Reporting improvements contribute to rise in counts of postdocs employed in academia

Oct 01, 2013

According to a study published by the National Science Foundation (NSF), the number of postdoctoral appointees (postdocs) increased across all disciplines during the past three decades.

In 2010, the number of postdocs reported to the Survey of Graduate Students and Postdoctorates in Science and Engineering (GSS) grew to 63,415, an increase of more than 10 percent from the 2009 total and 25 percent more than the 2007 total.

The growth reflects improved reporting methods, as well as the continued expansion of postdoctoral employment in academia.

The GSS has collected data on postdocs annually since 1979, and the trends reflect an increase in postdoc employment across all fields. Postdoc employment in engineering has seen the fastest growth, with employment in computer sciences closely behind.

Biological sciences, clinical medicine and were the most common fields of for postdocs in 2010.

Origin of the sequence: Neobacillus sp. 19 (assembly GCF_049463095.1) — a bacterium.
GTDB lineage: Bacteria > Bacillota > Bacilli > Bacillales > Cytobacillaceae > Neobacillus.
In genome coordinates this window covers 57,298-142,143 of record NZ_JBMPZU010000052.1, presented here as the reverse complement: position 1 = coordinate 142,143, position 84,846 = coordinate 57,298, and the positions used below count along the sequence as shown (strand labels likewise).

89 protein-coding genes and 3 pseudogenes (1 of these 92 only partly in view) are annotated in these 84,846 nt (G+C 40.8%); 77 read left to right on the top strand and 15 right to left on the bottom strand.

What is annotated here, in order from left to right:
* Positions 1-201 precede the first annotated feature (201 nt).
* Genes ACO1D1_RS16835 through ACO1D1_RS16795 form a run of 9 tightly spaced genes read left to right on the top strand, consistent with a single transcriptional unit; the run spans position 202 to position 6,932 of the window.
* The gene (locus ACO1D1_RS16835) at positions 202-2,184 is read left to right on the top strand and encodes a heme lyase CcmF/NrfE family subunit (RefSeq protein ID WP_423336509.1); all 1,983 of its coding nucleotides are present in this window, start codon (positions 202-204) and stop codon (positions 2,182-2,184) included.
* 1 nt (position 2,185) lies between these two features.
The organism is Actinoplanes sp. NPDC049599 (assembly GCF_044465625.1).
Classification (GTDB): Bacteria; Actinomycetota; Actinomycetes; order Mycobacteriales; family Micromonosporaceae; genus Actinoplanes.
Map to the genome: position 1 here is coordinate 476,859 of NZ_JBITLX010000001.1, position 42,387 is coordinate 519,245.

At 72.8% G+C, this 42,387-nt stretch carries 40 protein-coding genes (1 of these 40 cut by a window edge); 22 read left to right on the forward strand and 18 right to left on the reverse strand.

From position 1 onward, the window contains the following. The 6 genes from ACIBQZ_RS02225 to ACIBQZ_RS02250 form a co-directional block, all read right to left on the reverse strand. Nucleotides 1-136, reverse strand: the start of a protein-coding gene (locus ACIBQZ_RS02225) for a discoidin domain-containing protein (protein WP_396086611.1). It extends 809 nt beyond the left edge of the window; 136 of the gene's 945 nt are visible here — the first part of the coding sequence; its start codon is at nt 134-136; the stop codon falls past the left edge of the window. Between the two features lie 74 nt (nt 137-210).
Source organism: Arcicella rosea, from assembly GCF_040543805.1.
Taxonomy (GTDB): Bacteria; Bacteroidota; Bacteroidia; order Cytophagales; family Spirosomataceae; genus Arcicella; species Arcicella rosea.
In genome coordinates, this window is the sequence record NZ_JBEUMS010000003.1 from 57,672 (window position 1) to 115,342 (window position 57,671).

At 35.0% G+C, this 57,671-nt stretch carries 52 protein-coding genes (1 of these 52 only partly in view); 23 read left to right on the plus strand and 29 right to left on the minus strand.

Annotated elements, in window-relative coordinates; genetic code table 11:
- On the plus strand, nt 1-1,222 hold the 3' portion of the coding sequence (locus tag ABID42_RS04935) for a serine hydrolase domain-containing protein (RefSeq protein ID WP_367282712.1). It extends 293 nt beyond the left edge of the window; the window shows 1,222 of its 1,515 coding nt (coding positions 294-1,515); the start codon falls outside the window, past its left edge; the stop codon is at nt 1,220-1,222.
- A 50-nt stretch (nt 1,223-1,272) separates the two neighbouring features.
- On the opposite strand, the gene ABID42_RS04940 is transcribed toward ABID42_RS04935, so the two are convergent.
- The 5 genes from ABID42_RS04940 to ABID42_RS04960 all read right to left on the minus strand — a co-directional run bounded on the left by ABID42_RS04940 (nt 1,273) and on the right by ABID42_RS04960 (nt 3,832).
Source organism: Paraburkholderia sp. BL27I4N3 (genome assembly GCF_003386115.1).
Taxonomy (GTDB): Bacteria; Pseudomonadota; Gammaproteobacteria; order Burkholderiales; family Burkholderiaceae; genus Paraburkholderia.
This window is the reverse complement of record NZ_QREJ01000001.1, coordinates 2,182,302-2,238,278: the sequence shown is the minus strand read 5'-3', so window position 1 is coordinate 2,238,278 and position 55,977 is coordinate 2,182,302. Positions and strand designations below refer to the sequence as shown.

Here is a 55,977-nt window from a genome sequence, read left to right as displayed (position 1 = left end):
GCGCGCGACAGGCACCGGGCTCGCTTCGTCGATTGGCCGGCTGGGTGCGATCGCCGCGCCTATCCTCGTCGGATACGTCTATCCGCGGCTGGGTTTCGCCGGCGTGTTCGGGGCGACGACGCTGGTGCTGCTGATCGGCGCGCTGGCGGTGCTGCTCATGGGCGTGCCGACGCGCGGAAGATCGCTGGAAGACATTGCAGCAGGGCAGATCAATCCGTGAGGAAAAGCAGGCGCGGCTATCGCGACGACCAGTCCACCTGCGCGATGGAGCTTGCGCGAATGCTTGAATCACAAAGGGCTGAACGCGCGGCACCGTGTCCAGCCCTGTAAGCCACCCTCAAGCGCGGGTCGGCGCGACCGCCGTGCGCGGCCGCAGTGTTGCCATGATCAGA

Explore further: Best of Last Week—Increasing antihydrogen production, converting waste heat to electricity and video game brain impact

More information: www.nsf.gov/statistics/infbrief/nsf13334/

Related Stories

Number of doctorates awarded continued to grow in 2009

Nov 22, 2010

U.S. academic institutions awarded 49,562 research doctorate degrees in 2009, the highest number ever reported by the National Science Foundation's Survey of Earned Doctorates (SED), and a 1.6 percent increase over 2008's ...

More than two-thirds of surgeons are 'employed'

Apr 20, 2013

(HealthDay)—There is a substantial shift in practice environment occurring among surgeons in the United States, with more surgeons becoming employees, according to a study published in the April issue of ...

Recommended for you

Top UK scientists warn against EU exit

May 22, 2015

A group of leading British scientists including Nobel-winning geneticist Paul Nurse warned leaving the European Union could threaten research funding, in a letter published in The Times newspaper on Friday.

Publisher pushback puts open access in peril

May 21, 2015

Delegates at the The Higher Education Technology Agenda (THETA) conference on the Gold Coast last week heard from futurist Bryan Alexander about four possible scenarios for the future of knowledge. ...

User comments : 0

Please sign in to add a comment. Registration is free, and takes less than a minute. Read more

Click here to reset your password.
Sign in to get notified via email when new comments are made.